‘White privilege’ means my black skin disqualifies me from built-in advantage

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President Clinton holds a copy of his Race Advisory Board’s report, entitled “Changing America” during a ceremony in the Old Executive Office Building in Washington Friday, Sept. 18, 1998. The advisory board completing their yearlong mission, concluded that Americans must confront “this country’s history of white privilege” before its many races can begin to get along. (AP Photo/Ron Edmonds)

“Dear John, Yes, John, I am so white privileged,” a reader writes in response to last week’s column. “Being a little older then you, I guess I am certainly very lucky to have felt it all my life.

“Yes, back in the sixties, when both my dad and mom had to work very hard to make ends meet to support their five children, all between a year or two of age, and keep food on the table and a roof over our heads.


“Yes, I felt very privileged seeing both my parents work so hard and never seem to make a dent or have enough. … When on every Thursday — the day before payday — we didn’t know what we had to eat, if anything at all.

“In a pinch, Milk Bone dog biscuits were quite tasty, if you could get over the crunchiness. Another excellent choice is a can of fried Spam, although one could barely feed the five kids. … Again, I felt that white privilege. I especially felt it at bedtime when all five of us slept in an unfinished attic on a queen-size mattress with no heat or cooling …

“I’ve always said you cannot judge or assume anything about anybody until you’ve walked in their shoes. Obviously you couldn’t have walked in mine, wrong size, I guess, so please John, stay black … ”

I write in response: Dear Sir, “White privilege” does not negate human suffering.

It does not insulate from the storms of life nor the inevitable misfortunes or circumstances that none of us control when we are born into this world. I was not born with a silver spoon and saw my grandfather — a laborer and letter carrier — and parents (blue-collar workers) struggle to make ends meet.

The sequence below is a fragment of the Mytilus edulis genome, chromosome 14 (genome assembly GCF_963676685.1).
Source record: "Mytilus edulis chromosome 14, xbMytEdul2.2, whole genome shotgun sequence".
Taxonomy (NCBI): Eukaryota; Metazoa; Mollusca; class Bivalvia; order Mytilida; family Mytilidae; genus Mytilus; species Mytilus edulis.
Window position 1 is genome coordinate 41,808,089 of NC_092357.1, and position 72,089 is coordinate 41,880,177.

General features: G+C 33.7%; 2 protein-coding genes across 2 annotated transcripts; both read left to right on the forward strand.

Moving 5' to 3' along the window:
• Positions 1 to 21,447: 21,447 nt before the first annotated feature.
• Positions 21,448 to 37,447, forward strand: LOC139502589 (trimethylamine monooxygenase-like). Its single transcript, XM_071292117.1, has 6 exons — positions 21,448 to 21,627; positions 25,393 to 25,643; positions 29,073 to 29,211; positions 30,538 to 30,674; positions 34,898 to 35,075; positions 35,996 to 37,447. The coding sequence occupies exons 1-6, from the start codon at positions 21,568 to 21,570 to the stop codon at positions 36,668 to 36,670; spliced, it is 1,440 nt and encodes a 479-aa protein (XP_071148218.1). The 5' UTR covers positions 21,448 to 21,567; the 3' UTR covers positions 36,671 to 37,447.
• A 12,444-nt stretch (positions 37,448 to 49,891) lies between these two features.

I know the agony of hunger, the pain of lack and the social shame that are the poor’s to bear. I had my own bed but didn’t have my own bedroom until I was good and grown. I know the shame of having holes in my pants and shoes and of not being able to afford a 5-cent cookie to go with my free lunch.

I could go on and on and on. … But I won’t. My point is: I do not think, nor do I ever mean to imply that “white privilege” insulates you or makes things altogether easier.

In a Fall 2018 article for Teaching Tolerance Magazine, senior writer Cory Collins explains it this way: “. .. White privilege is not the suggestion that white people have never struggled. Many white people do not enjoy the privileges that come with relative affluence, such as food security. Many do not experience the privileges that come with access …

“And white privilege is not the assumption that everything a white person has accomplished is unearned. … Instead, white privilege should be viewed as a built-in advantage, separate from one’s level of income or effort … ”

Essentially, white privilege means that my black skin disqualifies me from ever having such “built in” advantage.

I apologize for the treatise. I do not diminish the hard work of any man. I myself have been, among other things, a janitor. What a man — black or white — does as good and honest work is his own business.

Bottom line: I am black. I have no choice but to stay black. And I will …

The reader writes back: “John, Thank you for your explanation and clarification. It makes much more sense to me and I appreciate your candor. … Maybe someday we can sit down together and bounce thoughts off one another, maybe even come up with some solutions to bring people together.”

I’d like that very much. Respectfully, John.

Email: Author@johnwfountain.com

Send letters to letters@suntimes.com.

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